The Fur Trade or the End of the World As We Know It?
How does any major disaster begin? It usually starts off small. With longer winters and colder temperatures, the fur trade is doing well throughout Outer Mongolia. The easiest and cheapest source of fur is the marmot, a large ground squirrel or wood chuck. But marmots carry a deadly disease... the bubonic plague. Occasionally an entire family of fur traders is wiped out but it is the risk they take. Currently the problem is contained and the local hunters have learned never to kill a slow-moving marmot, but soon, a series of natural disasters will push the marmots out of the wilderness and into close proximity with human settlements bringing the plague with them. At first it will cause havoc similar to the Justinian Plague of the 6th century, the first real pandemic. The second pandemic will make the first look like a walk in the park. For now, just relax. Business is great in the fur trade. It's the normal chaos.    
6,000 Instant Christians
King John of Bohemia along with the Teutonic Knights are on a holy Crusade against the pagans of Lithuanian so, after 20 attempts to take the fort at Medvegalis, the Knights finally succeed by first pulling a raid against the livestock. Prince Margiris of Lithuania, thinking they are rustlers, sends his troops out to stop them. Then the main Teutonic force overwhelms them. It's going to be a slaughter but Prince Margiris calls out to King John for a man-to-man battle. King John agrees, but when some of Margiris's men attempt to interfere, Margiris recognizes the breech of honor, pays a ransom and surrenders. As a condition of the pagan's surrender, King John insists that the 6,000 men, women and children at the fort be baptized as Christians. A week later, the Teutonic forces are drawn away to battle Polish forces and the new Lithuanian Christians will revert back to their pagan ways.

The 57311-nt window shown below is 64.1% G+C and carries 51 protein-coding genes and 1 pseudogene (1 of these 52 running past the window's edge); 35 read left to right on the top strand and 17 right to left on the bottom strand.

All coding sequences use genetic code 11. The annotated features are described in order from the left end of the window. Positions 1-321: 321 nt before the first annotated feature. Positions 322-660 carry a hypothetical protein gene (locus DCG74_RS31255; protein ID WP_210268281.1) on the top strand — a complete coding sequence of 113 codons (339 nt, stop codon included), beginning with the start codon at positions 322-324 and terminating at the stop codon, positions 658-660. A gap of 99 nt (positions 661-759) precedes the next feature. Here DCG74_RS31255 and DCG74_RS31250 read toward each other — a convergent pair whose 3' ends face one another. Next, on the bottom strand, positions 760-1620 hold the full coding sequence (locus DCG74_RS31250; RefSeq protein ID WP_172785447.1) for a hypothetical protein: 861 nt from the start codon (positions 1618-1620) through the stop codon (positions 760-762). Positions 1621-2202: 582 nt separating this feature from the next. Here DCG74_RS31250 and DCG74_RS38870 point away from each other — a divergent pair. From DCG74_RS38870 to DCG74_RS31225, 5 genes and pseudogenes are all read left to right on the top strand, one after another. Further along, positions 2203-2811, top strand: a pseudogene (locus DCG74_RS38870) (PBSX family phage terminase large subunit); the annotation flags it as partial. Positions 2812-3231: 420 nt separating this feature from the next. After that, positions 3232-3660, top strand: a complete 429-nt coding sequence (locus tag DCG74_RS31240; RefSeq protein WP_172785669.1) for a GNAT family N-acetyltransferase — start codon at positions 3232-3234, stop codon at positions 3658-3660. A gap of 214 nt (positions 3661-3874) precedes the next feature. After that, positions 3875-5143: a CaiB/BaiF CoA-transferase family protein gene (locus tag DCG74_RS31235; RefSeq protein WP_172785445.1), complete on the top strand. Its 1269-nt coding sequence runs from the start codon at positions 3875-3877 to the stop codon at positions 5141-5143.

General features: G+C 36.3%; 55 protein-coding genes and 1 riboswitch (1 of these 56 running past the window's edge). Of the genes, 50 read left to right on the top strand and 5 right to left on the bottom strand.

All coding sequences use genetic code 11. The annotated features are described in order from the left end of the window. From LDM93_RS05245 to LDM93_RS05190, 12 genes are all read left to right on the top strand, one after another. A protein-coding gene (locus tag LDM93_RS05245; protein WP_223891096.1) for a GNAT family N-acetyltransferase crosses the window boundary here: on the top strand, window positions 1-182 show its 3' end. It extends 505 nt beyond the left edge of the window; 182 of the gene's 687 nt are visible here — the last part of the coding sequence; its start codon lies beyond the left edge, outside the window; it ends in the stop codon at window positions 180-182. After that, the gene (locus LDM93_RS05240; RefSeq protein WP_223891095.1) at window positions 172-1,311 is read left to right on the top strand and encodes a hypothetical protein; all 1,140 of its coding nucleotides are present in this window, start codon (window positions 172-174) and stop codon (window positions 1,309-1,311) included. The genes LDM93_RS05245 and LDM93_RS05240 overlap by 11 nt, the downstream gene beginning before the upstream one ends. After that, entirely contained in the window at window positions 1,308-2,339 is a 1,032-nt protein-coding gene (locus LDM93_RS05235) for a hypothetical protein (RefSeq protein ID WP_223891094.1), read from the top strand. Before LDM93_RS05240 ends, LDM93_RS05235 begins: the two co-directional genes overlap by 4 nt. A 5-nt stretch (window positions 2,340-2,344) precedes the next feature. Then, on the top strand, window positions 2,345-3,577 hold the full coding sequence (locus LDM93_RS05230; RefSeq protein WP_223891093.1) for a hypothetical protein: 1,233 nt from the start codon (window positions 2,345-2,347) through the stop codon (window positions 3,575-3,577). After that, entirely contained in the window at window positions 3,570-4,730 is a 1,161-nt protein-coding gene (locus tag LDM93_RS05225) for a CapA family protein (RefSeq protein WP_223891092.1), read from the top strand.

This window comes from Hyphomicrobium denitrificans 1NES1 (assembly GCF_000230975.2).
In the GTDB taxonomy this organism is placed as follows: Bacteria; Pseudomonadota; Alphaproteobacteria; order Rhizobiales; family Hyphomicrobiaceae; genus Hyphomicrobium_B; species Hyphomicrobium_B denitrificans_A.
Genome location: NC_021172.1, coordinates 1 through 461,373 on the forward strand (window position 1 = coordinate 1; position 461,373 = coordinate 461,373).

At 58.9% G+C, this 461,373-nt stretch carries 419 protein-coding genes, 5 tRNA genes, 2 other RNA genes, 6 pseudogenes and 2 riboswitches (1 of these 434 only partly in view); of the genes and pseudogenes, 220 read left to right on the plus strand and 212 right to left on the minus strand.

This Year on Wikipedia
Year 1329, Wikipedia.
- Dols, Michael W.. The Black Death in the Middle East, New Jersey: Princeton University Press, 1977. pp. 70-72. (BOOK)
- Orent, Wendy (Wendy Orent, bio). Plague: The Mysterious Past and Terrifying Future of the World's Most Dangerous Disease, Free Press. 2004-May-4. pp. 106-107. (Mostly quoting Michael Dols). (BOOK)
- Marmot - Wikipedia, 2014 [last update]
- Plague of Justinian - Wikipedia, 2014 [last update]
- Suziedielis, Simas. Samogitia, Samogitian Cultural Association Editorial Board, 2003 [last update]
- Margiris - Wikipedia, 2014 [last update]
- Siege of Medvegalis - Wikipedia, 2014 [last update]
- Herod the Great - Wikipedia, 2014 [last update]
- Crypto-Judaism - Wikipedia, 2014 [last update]
- Marrano - Wikipedia, 2014 [last update]